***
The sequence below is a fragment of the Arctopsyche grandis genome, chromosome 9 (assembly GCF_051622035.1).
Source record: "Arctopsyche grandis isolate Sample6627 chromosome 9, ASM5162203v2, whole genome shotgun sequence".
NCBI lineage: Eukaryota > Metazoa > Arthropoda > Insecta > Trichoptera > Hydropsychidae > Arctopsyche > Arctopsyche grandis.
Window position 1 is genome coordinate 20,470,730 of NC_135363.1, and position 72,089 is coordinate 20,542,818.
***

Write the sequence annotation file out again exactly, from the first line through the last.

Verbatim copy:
The sequence below is a fragment of the Arctopsyche grandis genome, chromosome 9 (assembly GCF_051622035.1).
Source record: "Arctopsyche grandis isolate Sample6627 chromosome 9, ASM5162203v2, whole genome shotgun sequence".
NCBI lineage: Eukaryota > Metazoa > Arthropoda > Insecta > Trichoptera > Hydropsychidae > Arctopsyche > Arctopsyche grandis.
Window position 1 is genome coordinate 20,470,730 of NC_135363.1, and position 72,089 is coordinate 20,542,818.